If you want to completely splurge, book this seaplane trip to Abu Dhabi with sightseeing of the city and back, super amazing.
A day dolphin watching in Musandam
When we wanted to escape Dubai’s heat and looked for a bit of respite, one of the favorite day trips from Dubai was to leave the city and head for the mountains and sea of Musandam.
You would think that we could have as well gone to the beach in Dubai, after all the city is sea facing, but in the summer months, the sea reaches bath temperatures and when the water is 36-37 degrees Celsius and the temperature soars to 45 degrees it is not pleasant to go to the beach.
Private pools in apartment buildings are refrigerated to make them cooler and the sea in Musandam was always a few degrees lower and much more crystalline too.
Musandam Peninsula is part of Oman and is located at the Strait of Hormuz, surrounded by the UAE. It is the closest point between the Arabian Peninsula and Iran and the narrowest point in the Gulf Sea.
Because this is technically Oman, you will need to cross the border and make sure that your car has the right insurance and that you bring your passports and have a visa if you need one. When you rent a car in Dubai you can specify that you want to take your car to Oman to make sure they give you the paperwork.
When you get to Musandam, you can drive around the rugged mountains, visit the 17th century Portuguese Khasab Fort in the Musandam capital of Dibba, or more commonly, go on a dolphin watching dhow cruise. This is the main reason why people come all the way here, especially families.
If you want to stay longer and make this a weekend trip, you would be hard pressed to find a more spectacular place than the Six Senses Zighy Bay, a fantastic Arabian village resort on the bay of the same name that is a luxury oasis in the desert and from where you can explore Musandam and the rest of the peninsula. You can read my review of Six Senses Zighy Bay, I have stayed there twice.
And if you want to make things easy, I always prefer to be driven so I can watch the world go by (or nod off in the car) there are day trips to Musandam too like a tour to the east of the UAE including Musandam’s Dibba as well as Fujairah main heritage sites instead.
A day of diving in Fujairah
If you like diving you can do so at the Dubai Mall where you can jump into the tank and spend some time with the fishes as the rest of the mall goers walk past. Or you can do the real thing and head to Fujairah’s many dive sites while making it a whole day trip from Dubai.
Diving in Fujairah is a long running activity and one of the best day excursions when you live in Dubai. Fujairah is technically another of the seven Emirates that make the UAE and its location towards the eastern coast of the country, in the Strait of Hormuz, make it a privileged position for diving.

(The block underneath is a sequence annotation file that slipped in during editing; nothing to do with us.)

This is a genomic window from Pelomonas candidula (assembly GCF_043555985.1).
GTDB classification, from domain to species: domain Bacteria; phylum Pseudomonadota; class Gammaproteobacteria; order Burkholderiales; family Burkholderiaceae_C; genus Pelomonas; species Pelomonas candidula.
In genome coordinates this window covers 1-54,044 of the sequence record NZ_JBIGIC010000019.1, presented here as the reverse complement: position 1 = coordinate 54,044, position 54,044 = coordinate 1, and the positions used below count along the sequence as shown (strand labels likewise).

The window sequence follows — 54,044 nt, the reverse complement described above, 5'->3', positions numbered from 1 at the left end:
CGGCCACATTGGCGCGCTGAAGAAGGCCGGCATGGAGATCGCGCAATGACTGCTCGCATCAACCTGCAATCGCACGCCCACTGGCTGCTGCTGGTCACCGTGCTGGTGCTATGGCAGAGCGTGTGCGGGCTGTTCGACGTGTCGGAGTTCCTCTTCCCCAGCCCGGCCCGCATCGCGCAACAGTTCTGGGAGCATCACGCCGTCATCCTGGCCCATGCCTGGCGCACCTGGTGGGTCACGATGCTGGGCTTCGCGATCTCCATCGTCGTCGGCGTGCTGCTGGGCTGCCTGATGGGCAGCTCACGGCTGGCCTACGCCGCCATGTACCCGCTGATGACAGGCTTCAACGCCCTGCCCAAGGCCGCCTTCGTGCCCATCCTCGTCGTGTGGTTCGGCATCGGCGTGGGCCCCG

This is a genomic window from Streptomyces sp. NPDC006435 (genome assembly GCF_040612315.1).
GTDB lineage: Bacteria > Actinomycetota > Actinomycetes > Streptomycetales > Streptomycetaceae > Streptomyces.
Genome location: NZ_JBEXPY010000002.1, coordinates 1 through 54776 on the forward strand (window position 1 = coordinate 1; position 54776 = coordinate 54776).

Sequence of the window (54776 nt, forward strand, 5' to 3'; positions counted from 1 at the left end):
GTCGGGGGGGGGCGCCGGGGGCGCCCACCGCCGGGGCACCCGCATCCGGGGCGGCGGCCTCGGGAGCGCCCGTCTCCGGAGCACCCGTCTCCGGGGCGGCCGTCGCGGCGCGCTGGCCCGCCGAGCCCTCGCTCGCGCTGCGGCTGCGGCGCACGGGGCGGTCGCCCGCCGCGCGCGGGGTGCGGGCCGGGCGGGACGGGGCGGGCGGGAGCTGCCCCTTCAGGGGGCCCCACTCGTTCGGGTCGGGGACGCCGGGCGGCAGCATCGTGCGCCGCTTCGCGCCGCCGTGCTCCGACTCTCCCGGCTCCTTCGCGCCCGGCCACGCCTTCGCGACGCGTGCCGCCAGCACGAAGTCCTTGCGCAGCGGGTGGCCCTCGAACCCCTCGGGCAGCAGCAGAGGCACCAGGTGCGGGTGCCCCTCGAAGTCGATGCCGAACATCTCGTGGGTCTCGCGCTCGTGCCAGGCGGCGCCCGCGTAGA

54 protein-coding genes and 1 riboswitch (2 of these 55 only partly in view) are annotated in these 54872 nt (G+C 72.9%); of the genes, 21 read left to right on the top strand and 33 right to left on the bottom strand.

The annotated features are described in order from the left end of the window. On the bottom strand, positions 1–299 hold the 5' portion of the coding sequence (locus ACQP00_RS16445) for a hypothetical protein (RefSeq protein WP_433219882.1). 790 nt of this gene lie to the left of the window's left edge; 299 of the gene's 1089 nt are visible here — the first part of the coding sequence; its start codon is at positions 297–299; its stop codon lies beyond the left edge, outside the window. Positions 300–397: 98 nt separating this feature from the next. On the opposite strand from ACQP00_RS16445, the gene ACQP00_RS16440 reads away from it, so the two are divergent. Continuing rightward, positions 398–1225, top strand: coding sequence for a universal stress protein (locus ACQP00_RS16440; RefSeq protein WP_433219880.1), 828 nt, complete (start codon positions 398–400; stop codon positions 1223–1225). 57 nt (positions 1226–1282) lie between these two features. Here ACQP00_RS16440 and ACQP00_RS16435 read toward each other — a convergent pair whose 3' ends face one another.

There are several dive operators who will take you out to the few sites which are all near the coast. Diving consists of mostly reef dives, several of which were created by sinking various ships, cars and trucks to give corals a place to thrive.
Although the wreck diving here is not technically made of wrecks, you can still explore some ships and other underwater structures.
If you like to get wet and swim but don’t want to dive, there are also snorkeling trips to Fujairah with a BBQ lunch.
The Grand Mosque in Abu Dhabi
Abu Dhabi’s Grand Mosque is one of the most beautiful buildings in the world and the city’s most recognizable landmark, it is also one of the most popular day trips from Dubai because the mosque is before the city, closer to Dubai.
The mosque was commissioned by Sheikh Zayed bin Sultan Al Nahyan, the former president of the UAE, and opened in 2007. It was designed by an Iranian architect taking inspiration from several other buildings among which Lahore’s Badshahi Mosque or the mosque of Alexandria.
The most impressive part of the mosque is the internal courtyard, made in pure white marble and with mother of pearl inlay floral motifs, similar to the Taj Mahal or the Golden temple in Amritsar.
It is incredibly beautiful, especially when the sun is setting and the warmer hues reflect on the building’s facade. But the building has several other first, largest, biggest, longest, as would be expected of the UAE.
Look out for the massive chandelier, made with thousands of Swarovski crystals, and which is considered the third largest in the world. The carpet is also the largest carpet ever made and weighs 35 tons.